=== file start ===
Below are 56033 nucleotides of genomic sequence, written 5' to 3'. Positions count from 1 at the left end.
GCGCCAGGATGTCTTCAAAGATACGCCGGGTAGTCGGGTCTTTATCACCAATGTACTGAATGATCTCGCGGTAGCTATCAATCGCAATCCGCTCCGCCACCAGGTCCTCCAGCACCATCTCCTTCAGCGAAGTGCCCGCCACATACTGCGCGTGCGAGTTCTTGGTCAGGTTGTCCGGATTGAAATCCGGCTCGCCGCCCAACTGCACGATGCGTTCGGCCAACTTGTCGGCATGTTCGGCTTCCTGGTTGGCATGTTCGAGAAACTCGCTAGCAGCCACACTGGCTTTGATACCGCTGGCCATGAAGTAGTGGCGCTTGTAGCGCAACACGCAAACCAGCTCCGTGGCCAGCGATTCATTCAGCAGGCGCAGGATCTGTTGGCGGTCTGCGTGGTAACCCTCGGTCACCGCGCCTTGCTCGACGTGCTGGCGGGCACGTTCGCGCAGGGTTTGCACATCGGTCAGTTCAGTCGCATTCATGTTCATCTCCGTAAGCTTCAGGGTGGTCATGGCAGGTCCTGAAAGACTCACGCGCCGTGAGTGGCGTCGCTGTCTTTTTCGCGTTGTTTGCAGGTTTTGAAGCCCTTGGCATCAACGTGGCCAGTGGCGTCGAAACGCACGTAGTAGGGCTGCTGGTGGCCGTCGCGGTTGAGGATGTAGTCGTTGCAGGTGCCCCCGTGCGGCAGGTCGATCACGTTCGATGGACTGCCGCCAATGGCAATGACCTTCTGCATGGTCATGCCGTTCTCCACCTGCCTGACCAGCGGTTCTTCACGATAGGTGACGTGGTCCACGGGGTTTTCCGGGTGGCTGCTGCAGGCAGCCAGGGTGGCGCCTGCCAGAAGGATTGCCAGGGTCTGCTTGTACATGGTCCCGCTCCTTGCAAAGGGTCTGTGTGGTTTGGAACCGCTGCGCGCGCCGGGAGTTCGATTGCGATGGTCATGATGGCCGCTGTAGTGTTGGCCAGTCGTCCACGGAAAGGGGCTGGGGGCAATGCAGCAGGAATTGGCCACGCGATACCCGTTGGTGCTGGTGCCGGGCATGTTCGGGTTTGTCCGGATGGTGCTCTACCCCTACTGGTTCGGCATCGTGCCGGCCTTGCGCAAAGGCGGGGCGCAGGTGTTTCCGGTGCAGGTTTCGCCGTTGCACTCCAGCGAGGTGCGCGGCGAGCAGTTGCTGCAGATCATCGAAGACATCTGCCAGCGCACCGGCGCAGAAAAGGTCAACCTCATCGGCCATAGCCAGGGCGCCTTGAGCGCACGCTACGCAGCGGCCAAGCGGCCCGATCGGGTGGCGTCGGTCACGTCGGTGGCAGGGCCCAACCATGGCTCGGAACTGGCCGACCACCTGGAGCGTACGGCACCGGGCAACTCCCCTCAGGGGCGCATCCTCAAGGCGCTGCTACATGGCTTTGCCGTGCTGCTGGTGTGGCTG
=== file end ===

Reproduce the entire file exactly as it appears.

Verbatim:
Below are 56033 nucleotides of genomic sequence, written 5' to 3'. Positions count from 1 at the left end.
GCGCCAGGATGTCTTCAAAGATACGCCGGGTAGTCGGGTCTTTATCACCAATGTACTGAATGATCTCGCGGTAGCTATCAATCGCAATCCGCTCCGCCACCAGGTCCTCCAGCACCATCTCCTTCAGCGAAGTGCCCGCCACATACTGCGCGTGCGAGTTCTTGGTCAGGTTGTCCGGATTGAAATCCGGCTCGCCGCCCAACTGCACGATGCGTTCGGCCAACTTGTCGGCATGTTCGGCTTCCTGGTTGGCATGTTCGAGAAACTCGCTAGCAGCCACACTGGCTTTGATACCGCTGGCCATGAAGTAGTGGCGCTTGTAGCGCAACACGCAAACCAGCTCCGTGGCCAGCGATTCATTCAGCAGGCGCAGGATCTGTTGGCGGTCTGCGTGGTAACCCTCGGTCACCGCGCCTTGCTCGACGTGCTGGCGGGCACGTTCGCGCAGGGTTTGCACATCGGTCAGTTCAGTCGCATTCATGTTCATCTCCGTAAGCTTCAGGGTGGTCATGGCAGGTCCTGAAAGACTCACGCGCCGTGAGTGGCGTCGCTGTCTTTTTCGCGTTGTTTGCAGGTTTTGAAGCCCTTGGCATCAACGTGGCCAGTGGCGTCGAAACGCACGTAGTAGGGCTGCTGGTGGCCGTCGCGGTTGAGGATGTAGTCGTTGCAGGTGCCCCCGTGCGGCAGGTCGATCACGTTCGATGGACTGCCGCCAATGGCAATGACCTTCTGCATGGTCATGCCGTTCTCCACCTGCCTGACCAGCGGTTCTTCACGATAGGTGACGTGGTCCACGGGGTTTTCCGGGTGGCTGCTGCAGGCAGCCAGGGTGGCGCCTGCCAGAAGGATTGCCAGGGTCTGCTTGTACATGGTCCCGCTCCTTGCAAAGGGTCTGTGTGGTTTGGAACCGCTGCGCGCGCCGGGAGTTCGATTGCGATGGTCATGATGGCCGCTGTAGTGTTGGCCAGTCGTCCACGGAAAGGGGCTGGGGGCAATGCAGCAGGAATTGGCCACGCGATACCCGTTGGTGCTGGTGCCGGGCATGTTCGGGTTTGTCCGGATGGTGCTCTACCCCTACTGGTTCGGCATCGTGCCGGCCTTGCGCAAAGGCGGGGCGCAGGTGTTTCCGGTGCAGGTTTCGCCGTTGCACTCCAGCGAGGTGCGCGGCGAGCAGTTGCTGCAGATCATCGAAGACATCTGCCAGCGCACCGGCGCAGAAAAGGTCAACCTCATCGGCCATAGCCAGGGCGCCTTGAGCGCACGCTACGCAGCGGCCAAGCGGCCCGATCGGGTGGCGTCGGTCACGTCGGTGGCAGGGCCCAACCATGGCTCGGAACTGGCCGACCACCTGGAGCGTACGGCACCGGGCAACTCCCCTCAGGGGCGCATCCTCAAGGCGCTGCTACATGGCTTTGCCGTGCTGCTGGTGTGGCTG